The Transatlantic slave trade was not an event.
It was an ongoing system of brutality and dehumanisation that our African ancestors endured for over 300 years. Unfortunately, when Emancipation was announced in 1838, the torment did not cease. Colonial rule continued, and with it came an unrelenting cycle of oppression and exploitation of black people.
One of the most enduring and painful legacies of slavery is our low self-esteem and rejection of ourselves. We became an independent nation in 1962 but remain tethered to the influence of colonialism. The enslavers and colonisers spent centuries convincing the enslaved and colonised that the white man was superior and that anything black or of African origin was inferior.
Indeed, they presented images of a white Messiah resembling them to their captive audiences, who they coerced into accepting him as their saviour, or else face the consequence of burning in Hell for eternity.
Their efforts were not in vain. Today, when many of us look in the mirror, we do not like what we see. Colourism is rife in our country, and phrases such as “anything too black can’t good” and “black and ugly” are commonly uttered, ironically often by dark-skinned people.
In the not-too-distant past, dark-skinned black people have been deemed unworthy of specific jobs and positions, and today we see many successful black men seeking ‘brownings’ as spouses, while ‘bleaching’ remains rampant.
We reject our hair, too. Terms such as ‘good’ or ‘pretty’ hair, to describe straight hair, versus ‘bad’ hair, when referring to hair of black African origin, are common. We find one of the most glaring examples of the enduring legacy of slavery in the dress codes of some educational institutions and workplaces. There are instances where Afrocentric hairstyles such as Afros, Nubian knots, Bantu knots, cane rows and dreadlocks are banned and deemed inappropriate for school or the workplace.
However, Eurocentric hairstyles are accepted in these same institutions, even if the wearers resort to wigs and weaves to achieve the desired look. There is no rational reason why in a country with a predominantly black population, a woman wearing neatly styled Nubian knots to work should be reprimanded, while her co-worker who styles her hair to look like Queen Elizabeth is accepted.
Discrimination also persists regarding our language. There is no denying that the ‘Queen’s English’ is an effective means of communication. I am using it to communicate with you now, and I love and embrace it. But Patois, our native tongue, has been denigrated by the ‘upper echelons’ of society for a very long time. In my youth, it was discouraged in my home, and I was acquainted with other youngsters who were also under strict orders not to use it, lest they be reprimanded or even beaten.
And, speaking of beating, the rampant use of corporal punishment in our country is also a component of the legacy of slavery. Enslavers beat our ancestors mercilessly or even tortured them for their transgressions, and this occurred throughout multiple generations. Today, it is not uncommon for Jamaicans to speak of getting a ‘buss a**’, or severe beating, from a parent or guardian for a misdeed. To strike a fellow human being with a hand, belt, ruler, tree branch, fan belt, electrical cord, or other weaponised instrument is barbaric.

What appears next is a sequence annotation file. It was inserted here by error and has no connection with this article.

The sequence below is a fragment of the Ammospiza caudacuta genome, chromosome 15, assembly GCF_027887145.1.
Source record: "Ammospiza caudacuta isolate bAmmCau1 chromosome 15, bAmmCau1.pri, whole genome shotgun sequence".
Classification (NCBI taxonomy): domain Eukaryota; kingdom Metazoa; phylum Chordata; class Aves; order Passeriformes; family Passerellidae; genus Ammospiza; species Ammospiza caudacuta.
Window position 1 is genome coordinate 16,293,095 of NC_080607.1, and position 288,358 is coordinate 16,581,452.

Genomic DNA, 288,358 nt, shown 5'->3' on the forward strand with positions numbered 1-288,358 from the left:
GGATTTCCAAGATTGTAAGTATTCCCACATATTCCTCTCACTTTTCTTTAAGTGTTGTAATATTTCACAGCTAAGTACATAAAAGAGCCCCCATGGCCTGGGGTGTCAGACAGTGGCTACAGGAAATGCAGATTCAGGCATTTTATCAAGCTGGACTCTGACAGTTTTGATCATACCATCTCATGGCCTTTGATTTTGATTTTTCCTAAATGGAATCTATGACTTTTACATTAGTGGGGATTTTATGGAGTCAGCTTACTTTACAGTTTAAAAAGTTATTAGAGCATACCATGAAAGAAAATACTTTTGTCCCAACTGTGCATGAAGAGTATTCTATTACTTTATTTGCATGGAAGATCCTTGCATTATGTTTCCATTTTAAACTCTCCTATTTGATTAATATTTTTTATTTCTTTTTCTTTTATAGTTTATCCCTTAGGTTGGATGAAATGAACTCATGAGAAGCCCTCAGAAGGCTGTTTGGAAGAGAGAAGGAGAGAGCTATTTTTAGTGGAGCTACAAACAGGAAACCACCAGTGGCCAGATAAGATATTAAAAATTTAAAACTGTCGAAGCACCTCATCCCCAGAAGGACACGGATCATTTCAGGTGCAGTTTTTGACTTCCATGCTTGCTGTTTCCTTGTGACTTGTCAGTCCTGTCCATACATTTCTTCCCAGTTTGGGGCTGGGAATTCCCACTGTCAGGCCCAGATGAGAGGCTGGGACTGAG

Decades of research have found that corporal punishment does more harm than good, but in Jamaica, savagely beating children has been normalised. Research has indeed found that societies that have been enslaved or colonised, such as ours, utilise corporal punishment significantly more than societies devoid of such histories.
The violence and cruelty meted out to our enslaved fore parents have affected our family structure, too. Back in the day, on plantations, slave owners had no respect for slaves and their families. Masters would rape and impregnate women in front of their spouses and children, and sodomise men in front of similar audiences to humiliate them and keep them in line. They would also force healthy males to mate with healthy females, even if they were first-degree relatives (such as mother and son), to produce what they hoped would be strong and healthy offspring who would be good workers.
After generations of this decimated family structure, the effects still linger. It is therefore not surprising that most Jamaicans are raised in single-parent homes, and absent parents, especially fathers, are customary.
After Emancipation, slaves were not given any land or financial aid to begin their new lives, and the disparity regarding wealth between dark-skinned and white or light-skinned Jamaicans persists to this day. Also, the intergenerational trauma resulting from the plethora of injustices has unsurprisingly contributed to a relatively high incidence of mental disorders, such as depression, anxiety and post-traumatic stress disorder.
The legacy of slavery haunts us. However, acknowledging the existence of this legacy and how it affects us will help mitigate its effects on our society. It is incumbent on us to educate our youth about the acceptance of their skin. We must call out colourism and African hair discrimination and encourage efforts to legitimise Patios.
We must also educate parents, and prospective parents, about the potential harm corporal punishment and absence from the home and their children’s lives can cause, and prioritise education about wealth creation. And we must do all we can to destigmatise therapy and mental health issues.
We are still hurting, and we continue to hurt one another. But we can heal. Our history does not have to be our destiny.
Remember to share this article on Facebook and other Social Media Platforms. To submit your own articles or to advertise with us please send us an EMAIL at: [email protected]